Joey Bada$$ 2000

It may have taken five years to get a new full length project from Joey Bada$$, but it’s been worth the wait as Joey delivers a fantastic hip hop album that remains true to the culture and his grind, but doesn’t sound dated or forced as he continues to spit street poetry over slamming production. ‘2000‘ is somewhat of a ‘sequel’ to his fan-acclaimed mixtape project ‘1999‘ and with Statik Selektah riding shotgun behind the boards for the most part, we have ourselves a quality project that delivers the East Coast vibe to ride out to.

From the jump, Joey really wants to let listeners know he’s levelled up, and having Diddy on the intro is one way to do it. The language isn’t as hungry, there is some of that ‘Hollywood’ seeping into the rhymes throughout the album, but it’s hard to separate the commercial success he’s seen through acting and so forth, and not to expect a little of it to infiltrate his music. Nevertheless, it’s a commanding intro on ‘The Baddest‘ and sets the table for the listener. ‘Make Me Feel‘ is a head nodder and mixes Joey’s quasi-arrogant flow with some soulful, club style music before ‘Where I Belong‘ slows it down, gets it darker and more pronounced as JB goes about his business of telling his street tales and come up.

Westside Gunn jumps on ‘Brand New 911‘ and if it wasn’t for the insane overkill of the boom boom boom’s, this would be a standout as Joey just gets back to rapping without thinking, just snapping and WSG adds, well, something as the horns steal the show. ‘Cruise Control‘ is smooth, as it needs to be when you use this sample! Joey B does it a solid with his flow floating over the track and a melodic hook, but it’s always gonna evoke those B.I.G vibes. It’s back to 90’s New York with this dusty drum setup on ‘Eulogy‘ which is a quality track of street poetry and effortless emotion.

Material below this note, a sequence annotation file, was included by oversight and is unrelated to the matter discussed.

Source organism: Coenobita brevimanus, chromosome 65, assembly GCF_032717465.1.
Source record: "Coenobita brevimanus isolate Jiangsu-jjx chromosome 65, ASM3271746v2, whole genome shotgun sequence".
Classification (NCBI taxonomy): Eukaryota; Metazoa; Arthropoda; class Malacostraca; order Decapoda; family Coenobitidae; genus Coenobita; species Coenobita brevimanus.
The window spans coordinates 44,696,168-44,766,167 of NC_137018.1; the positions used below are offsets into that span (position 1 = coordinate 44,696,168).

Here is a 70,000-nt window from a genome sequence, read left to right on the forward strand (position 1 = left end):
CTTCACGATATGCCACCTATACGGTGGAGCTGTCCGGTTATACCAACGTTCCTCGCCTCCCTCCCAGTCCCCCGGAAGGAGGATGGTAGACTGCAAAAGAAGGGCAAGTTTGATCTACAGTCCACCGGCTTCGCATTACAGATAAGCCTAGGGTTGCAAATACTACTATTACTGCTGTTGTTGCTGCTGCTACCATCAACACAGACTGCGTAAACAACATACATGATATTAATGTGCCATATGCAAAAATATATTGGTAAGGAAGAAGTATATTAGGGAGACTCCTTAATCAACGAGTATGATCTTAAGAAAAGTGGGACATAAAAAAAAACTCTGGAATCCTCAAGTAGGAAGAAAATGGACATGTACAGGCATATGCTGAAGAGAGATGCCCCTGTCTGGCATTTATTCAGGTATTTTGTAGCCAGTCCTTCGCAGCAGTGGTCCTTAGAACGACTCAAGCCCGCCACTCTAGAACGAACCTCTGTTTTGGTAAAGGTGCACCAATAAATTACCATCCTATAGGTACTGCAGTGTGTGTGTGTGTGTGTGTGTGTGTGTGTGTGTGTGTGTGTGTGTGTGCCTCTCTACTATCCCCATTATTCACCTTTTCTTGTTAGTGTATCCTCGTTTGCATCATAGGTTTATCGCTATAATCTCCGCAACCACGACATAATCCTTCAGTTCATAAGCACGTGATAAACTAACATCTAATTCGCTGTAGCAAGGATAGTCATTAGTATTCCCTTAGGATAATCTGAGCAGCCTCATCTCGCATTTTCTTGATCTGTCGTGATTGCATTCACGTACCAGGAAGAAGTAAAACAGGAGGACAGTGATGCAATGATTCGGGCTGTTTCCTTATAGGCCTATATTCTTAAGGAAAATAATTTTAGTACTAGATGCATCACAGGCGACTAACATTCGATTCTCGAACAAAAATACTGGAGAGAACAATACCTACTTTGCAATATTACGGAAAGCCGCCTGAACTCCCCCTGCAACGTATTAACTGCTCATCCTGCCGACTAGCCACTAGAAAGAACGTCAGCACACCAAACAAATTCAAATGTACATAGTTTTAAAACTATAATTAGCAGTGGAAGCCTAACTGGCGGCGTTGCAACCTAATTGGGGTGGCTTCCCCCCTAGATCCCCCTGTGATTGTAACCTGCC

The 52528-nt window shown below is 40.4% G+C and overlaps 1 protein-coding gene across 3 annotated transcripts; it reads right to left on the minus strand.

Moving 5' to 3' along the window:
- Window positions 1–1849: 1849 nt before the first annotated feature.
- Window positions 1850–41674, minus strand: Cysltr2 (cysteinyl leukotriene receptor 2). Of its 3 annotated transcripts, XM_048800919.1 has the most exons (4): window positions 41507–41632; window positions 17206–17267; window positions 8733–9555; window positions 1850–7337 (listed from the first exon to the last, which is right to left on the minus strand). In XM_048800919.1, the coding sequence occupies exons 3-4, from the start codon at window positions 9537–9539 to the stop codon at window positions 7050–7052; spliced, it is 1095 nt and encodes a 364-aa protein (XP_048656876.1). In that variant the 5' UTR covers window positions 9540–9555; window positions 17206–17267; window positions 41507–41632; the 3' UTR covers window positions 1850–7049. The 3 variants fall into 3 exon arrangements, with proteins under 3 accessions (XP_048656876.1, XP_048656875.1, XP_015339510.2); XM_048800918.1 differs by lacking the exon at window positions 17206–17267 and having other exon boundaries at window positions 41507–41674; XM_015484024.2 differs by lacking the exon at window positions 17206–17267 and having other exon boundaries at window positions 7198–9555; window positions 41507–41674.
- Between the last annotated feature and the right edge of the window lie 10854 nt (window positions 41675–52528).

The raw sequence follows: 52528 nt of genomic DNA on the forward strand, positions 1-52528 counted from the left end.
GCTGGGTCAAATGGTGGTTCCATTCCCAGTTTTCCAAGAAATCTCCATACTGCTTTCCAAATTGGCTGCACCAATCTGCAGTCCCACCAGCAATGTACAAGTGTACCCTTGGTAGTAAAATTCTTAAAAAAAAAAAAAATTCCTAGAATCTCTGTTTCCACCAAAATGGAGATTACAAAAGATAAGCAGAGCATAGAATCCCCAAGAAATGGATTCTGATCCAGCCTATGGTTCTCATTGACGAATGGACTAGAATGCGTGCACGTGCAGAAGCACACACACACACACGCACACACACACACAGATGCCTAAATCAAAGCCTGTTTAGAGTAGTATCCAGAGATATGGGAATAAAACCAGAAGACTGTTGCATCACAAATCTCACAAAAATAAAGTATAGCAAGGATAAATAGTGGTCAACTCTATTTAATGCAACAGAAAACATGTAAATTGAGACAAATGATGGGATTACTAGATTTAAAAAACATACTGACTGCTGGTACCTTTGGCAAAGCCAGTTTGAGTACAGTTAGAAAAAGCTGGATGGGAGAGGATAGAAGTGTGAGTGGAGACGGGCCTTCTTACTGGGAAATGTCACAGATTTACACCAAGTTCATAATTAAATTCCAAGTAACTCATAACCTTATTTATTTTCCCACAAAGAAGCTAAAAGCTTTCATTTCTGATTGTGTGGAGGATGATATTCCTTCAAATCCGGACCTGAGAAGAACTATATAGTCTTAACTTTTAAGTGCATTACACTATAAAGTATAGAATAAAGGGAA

Zipcodes‘ is fun, it’s a lively track with a triumphant vibe and Joey’s flow dances on the joint, while ‘One Of Us‘ features Larry June and is a lavish, bling anthem over more Statik Selektah soul. It’s an awkward listen to get through ‘Welcome Back‘ which sounds like a computer game soundtrack, but has some cringe-worthy moments from both Joey and Chris Brown but ‘Show Me How‘ eases some of that with a polar-opposite approach to his tracks for the females. Up next is ‘Wanna Be Loved‘ which talks about being appreciated and accepted over more generous production.

Joey once again hits the mark with ‘Head High‘ as he blends his poignant lyrics and flawless flow over some stripped back, drum laden production with great results. It gets heavy on the piano / organ laced ‘Survivor’s Guilt‘ which is an ode to Capital STEEZ who is clearly not just sorely missed by the hip hop community, but Joey and the Pro Era crew too. Joey spits emotively with a loving energy to his fallen comrade, in a touching and mature track. The album closes with ‘Written In The Stars‘ which once again features Diddy and it’s a full and busy production for Joey Bada$$ to deliver his darts over.

Bangers: Brand New 911, Where I Belong, The Baddest, Survivor’s Guilt, Zipcodes

Score: 8.5 / 10. It’s not flawless, and where it does tend to slip up, is when Joey takes the easy route and dials it back a little lyrically, making music that nearly any modern emcee could make, with that shallow braggadocio and awkward-adultery-is-cool mentality. Where ‘1999’ didn’t have these missteps, ‘2000’ has just a couple of points that take a little edge off the rest of the album which has the hype due to its relationship with the iconic predecessor. It’s still a great album, even if it doesn’t feel cohesive and tends to suffer under the comparisons of the iconic mixtape he linked this drop with.

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About The Author

By Brutus Maximus

Founder of Raw Side Hip Hop. Been rocking with the hip hop culture for over 30 years. Love the creativity, authenticity of the art and the culture as a whole. Shout out to the real ones making and supporting true hip hip and the artists who make it!